Plasmodium yoelii yoelii 17XNL and Plasmodium berghei NK65 stocks were obtained from BEI Resources Malaria Research and Reference Reagent Resource (Manassas, VA, USA). Parasite stocks were made by passage in CD-1 mice. Mice were inoculated intraperitoneally with ~1 × 106 infected red blood cells (RBCs) in 0.1 ml of saline. Daily percentages of parasitaemia in mice were calculated by counting the number of infected RBCs and dividing this number by the total number of RBCs in thin blood films stained with Giemsa (Sigma-Aldrich). Gametocytaemia was determined by visually quantifying gametocyte stage parasites and dividing this number by the total number of infected RBCs.

Statistics

For mosquito transmission studies, data were analysed using Mann–Whitney test. Differences in prevalence of infection were determined by Chi square test. For parasitaemia and gametocytaemia, data were analysed by Student’s t test.

Results

Similar to previously published reports, T2D mice infected with lethal P. berghei had decreased parasitaemias compared to infected wild-type controls, but gametocytaemias were no different from controls, except at day 4 post-infection (Fig. 1a, b). However, mosquitoes that fed upon P. berghei-infected T2D mice at day 5 post-infection had more than ten times the mean number of oocysts per positive midgut (Fig. 1c) compared to mosquitoes fed on infected wild-type mice. Further, nearly 60 % more mosquitoes were infected with at least one oocyst (Fig. 1d) after feeding on infected T2D mice compared to wild-type mice. In contrast, T2D mice infected with non-lethal P. yoelii parasites had significantly higher parasitaemias at day 8 compared to wild-type controls (Fig. 1e), but like P. berghei-infected mice, showed no significant differences in gametocytaemias (Fig. 1f). Interestingly, mosquitoes that fed upon P. yoelii-infected T2D and wild-type mice showed no differences in infection intensity (Fig. 1g). As with P. berghei, however, significantly more mosquitoes were infected with at least one oocyst following feeding on P. yoelii-infected T2D mice compared to infected wild-type mice (Fig. 1h). Thus, enhanced transmission was observed from T2D mice infected with lethal and non-lethal strains of malaria parasites.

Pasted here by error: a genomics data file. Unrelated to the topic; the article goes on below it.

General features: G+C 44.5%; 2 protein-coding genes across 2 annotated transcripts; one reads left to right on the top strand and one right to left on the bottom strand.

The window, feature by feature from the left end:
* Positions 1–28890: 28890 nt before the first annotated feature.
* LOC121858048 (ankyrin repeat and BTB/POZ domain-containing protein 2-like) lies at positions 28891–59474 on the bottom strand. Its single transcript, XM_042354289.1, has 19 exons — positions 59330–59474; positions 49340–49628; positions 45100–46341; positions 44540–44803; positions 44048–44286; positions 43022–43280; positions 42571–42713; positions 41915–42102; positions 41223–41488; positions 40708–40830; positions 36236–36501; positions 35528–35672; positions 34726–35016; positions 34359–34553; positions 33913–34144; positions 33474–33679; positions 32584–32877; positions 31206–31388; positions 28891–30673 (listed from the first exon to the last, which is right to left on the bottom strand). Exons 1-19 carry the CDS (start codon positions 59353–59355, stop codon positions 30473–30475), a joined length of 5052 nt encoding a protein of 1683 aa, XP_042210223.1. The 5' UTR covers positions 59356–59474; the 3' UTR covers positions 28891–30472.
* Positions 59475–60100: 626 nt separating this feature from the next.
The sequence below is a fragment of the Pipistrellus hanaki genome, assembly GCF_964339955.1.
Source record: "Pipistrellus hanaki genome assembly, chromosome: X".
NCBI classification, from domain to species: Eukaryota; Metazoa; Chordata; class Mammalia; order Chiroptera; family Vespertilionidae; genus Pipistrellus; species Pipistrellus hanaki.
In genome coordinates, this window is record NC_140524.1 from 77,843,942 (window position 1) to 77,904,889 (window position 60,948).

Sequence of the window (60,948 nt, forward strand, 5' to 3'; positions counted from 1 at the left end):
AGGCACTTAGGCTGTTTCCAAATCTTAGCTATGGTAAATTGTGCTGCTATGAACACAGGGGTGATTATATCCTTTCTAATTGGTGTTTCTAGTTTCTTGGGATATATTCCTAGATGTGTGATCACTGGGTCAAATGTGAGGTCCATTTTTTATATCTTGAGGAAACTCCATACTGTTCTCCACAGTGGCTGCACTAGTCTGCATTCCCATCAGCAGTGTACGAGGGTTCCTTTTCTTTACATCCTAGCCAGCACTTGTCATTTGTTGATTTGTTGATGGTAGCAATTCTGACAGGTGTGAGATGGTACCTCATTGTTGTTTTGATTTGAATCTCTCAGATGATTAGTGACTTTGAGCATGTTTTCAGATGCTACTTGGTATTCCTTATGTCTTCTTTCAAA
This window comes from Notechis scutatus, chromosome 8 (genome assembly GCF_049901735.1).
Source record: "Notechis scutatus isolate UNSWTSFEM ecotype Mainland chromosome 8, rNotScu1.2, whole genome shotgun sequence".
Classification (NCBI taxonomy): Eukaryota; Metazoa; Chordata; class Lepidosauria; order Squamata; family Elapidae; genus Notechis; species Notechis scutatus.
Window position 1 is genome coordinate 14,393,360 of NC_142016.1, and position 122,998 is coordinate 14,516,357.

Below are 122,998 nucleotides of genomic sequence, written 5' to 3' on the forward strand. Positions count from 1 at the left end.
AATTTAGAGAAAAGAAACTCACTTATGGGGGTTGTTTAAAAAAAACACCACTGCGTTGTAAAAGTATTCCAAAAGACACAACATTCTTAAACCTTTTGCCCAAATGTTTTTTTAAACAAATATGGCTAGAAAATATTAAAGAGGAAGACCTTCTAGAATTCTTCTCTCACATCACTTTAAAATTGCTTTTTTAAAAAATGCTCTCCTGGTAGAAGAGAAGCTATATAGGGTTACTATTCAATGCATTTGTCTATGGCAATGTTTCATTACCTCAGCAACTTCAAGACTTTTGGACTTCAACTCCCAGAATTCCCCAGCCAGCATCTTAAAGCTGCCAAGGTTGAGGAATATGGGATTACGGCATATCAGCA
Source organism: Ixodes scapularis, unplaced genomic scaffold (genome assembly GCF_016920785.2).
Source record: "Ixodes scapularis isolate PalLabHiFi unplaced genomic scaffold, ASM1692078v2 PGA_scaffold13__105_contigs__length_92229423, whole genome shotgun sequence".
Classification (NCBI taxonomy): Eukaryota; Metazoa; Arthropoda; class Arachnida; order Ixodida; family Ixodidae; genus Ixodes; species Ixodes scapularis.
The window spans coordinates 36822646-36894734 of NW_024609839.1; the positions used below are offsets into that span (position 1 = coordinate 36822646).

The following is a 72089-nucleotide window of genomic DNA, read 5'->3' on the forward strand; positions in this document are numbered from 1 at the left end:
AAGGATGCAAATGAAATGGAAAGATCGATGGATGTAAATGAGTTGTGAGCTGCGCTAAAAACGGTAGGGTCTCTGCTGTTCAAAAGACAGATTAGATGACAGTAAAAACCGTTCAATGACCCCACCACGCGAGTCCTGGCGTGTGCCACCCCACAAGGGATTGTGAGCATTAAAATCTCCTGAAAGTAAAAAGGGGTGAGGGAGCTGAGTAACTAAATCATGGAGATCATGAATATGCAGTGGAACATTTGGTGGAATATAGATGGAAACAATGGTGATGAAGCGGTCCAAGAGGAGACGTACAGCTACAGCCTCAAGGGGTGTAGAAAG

Fig. 1

Parasitaemias, gametocytaemias and parasite transmission from wild-type (WT) and type 2 diabetic (T2D) C57BL/6 mice infected with malaria. a, e Parasitaemias and b, f gametocytaemias (mean ± SEM) were determined by visual counts from Giemsa-stained slides prepared from tail bleeds. n = 4–6, *p ≤ 0.05). c, d, g, h Prior to peak parasitaemia (day 5 for Plasmodium berghei and day 8 for Plasmodium yoelii yoelii 17XNL), mice were anesthetized and 50 mosquitoes/mouse were allowed to feed for 15 min. Mosquitoes were maintained on 10 % sucrose for 10 days at which point midguts were dissected and oocysts counted. n = 30–70 mosquitoes, *p ≤ 0.05